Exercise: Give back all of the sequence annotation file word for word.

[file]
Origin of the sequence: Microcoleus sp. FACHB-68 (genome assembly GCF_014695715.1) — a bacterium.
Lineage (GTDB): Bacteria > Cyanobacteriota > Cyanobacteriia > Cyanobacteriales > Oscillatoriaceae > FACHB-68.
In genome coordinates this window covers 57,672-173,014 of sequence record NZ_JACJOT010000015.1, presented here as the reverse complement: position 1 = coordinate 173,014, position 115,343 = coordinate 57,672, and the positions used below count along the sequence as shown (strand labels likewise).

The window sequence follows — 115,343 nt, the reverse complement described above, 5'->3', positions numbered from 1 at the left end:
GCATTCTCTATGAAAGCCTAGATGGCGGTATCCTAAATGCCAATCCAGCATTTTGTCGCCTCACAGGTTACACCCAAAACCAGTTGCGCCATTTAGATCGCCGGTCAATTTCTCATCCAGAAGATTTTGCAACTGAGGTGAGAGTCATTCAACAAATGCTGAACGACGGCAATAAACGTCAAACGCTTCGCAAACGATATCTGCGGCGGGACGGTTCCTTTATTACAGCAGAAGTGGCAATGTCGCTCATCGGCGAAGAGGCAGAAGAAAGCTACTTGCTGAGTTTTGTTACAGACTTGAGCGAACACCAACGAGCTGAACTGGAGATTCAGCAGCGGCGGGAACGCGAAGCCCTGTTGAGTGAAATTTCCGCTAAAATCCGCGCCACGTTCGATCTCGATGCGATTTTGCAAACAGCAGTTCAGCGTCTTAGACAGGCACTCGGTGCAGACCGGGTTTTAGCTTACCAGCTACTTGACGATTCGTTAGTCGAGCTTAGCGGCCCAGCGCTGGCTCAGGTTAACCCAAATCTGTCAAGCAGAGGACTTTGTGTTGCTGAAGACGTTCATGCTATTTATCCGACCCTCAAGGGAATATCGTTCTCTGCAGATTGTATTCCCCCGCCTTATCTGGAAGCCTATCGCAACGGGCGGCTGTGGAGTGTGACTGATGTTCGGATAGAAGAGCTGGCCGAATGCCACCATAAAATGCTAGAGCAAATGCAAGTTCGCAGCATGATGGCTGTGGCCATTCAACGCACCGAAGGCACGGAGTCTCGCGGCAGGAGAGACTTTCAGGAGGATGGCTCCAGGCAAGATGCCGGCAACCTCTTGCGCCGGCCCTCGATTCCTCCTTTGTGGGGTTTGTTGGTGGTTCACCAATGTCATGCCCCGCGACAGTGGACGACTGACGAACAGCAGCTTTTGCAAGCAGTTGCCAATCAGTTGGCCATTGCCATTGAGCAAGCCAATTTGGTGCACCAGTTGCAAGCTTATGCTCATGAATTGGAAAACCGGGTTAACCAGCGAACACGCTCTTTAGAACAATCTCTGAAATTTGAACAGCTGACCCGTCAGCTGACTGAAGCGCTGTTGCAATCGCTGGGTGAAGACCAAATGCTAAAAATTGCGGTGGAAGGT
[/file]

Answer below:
Origin of the sequence: Microcoleus sp. FACHB-68 (genome assembly GCF_014695715.1) — a bacterium.
Lineage (GTDB): Bacteria > Cyanobacteriota > Cyanobacteriia > Cyanobacteriales > Oscillatoriaceae > FACHB-68.
In genome coordinates this window covers 57,672-173,014 of sequence record NZ_JACJOT010000015.1, presented here as the reverse complement: position 1 = coordinate 173,014, position 115,343 = coordinate 57,672, and the positions used below count along the sequence as shown (strand labels likewise).

The window sequence follows — 115,343 nt, the reverse complement described above, 5'->3', positions numbered from 1 at the left end:
GCATTCTCTATGAAAGCCTAGATGGCGGTATCCTAAATGCCAATCCAGCATTTTGTCGCCTCACAGGTTACACCCAAAACCAGTTGCGCCATTTAGATCGCCGGTCAATTTCTCATCCAGAAGATTTTGCAACTGAGGTGAGAGTCATTCAACAAATGCTGAACGACGGCAATAAACGTCAAACGCTTCGCAAACGATATCTGCGGCGGGACGGTTCCTTTATTACAGCAGAAGTGGCAATGTCGCTCATCGGCGAAGAGGCAGAAGAAAGCTACTTGCTGAGTTTTGTTACAGACTTGAGCGAACACCAACGAGCTGAACTGGAGATTCAGCAGCGGCGGGAACGCGAAGCCCTGTTGAGTGAAATTTCCGCTAAAATCCGCGCCACGTTCGATCTCGATGCGATTTTGCAAACAGCAGTTCAGCGTCTTAGACAGGCACTCGGTGCAGACCGGGTTTTAGCTTACCAGCTACTTGACGATTCGTTAGTCGAGCTTAGCGGCCCAGCGCTGGCTCAGGTTAACCCAAATCTGTCAAGCAGAGGACTTTGTGTTGCTGAAGACGTTCATGCTATTTATCCGACCCTCAAGGGAATATCGTTCTCTGCAGATTGTATTCCCCCGCCTTATCTGGAAGCCTATCGCAACGGGCGGCTGTGGAGTGTGACTGATGTTCGGATAGAAGAGCTGGCCGAATGCCACCATAAAATGCTAGAGCAAATGCAAGTTCGCAGCATGATGGCTGTGGCCATTCAACGCACCGAAGGCACGGAGTCTCGCGGCAGGAGAGACTTTCAGGAGGATGGCTCCAGGCAAGATGCCGGCAACCTCTTGCGCCGGCCCTCGATTCCTCCTTTGTGGGGTTTGTTGGTGGTTCACCAATGTCATGCCCCGCGACAGTGGACGACTGACGAACAGCAGCTTTTGCAAGCAGTTGCCAATCAGTTGGCCATTGCCATTGAGCAAGCCAATTTGGTGCACCAGTTGCAAGCTTATGCTCATGAATTGGAAAACCGGGTTAACCAGCGAACACGCTCTTTAGAACAATCTCTGAAATTTGAACAGCTGACCCGTCAGCTGACTGAAGCGCTGTTGCAATCGCTGGGTGAAGACCAAATGCTAAAAATTGCGGTGGAAGGT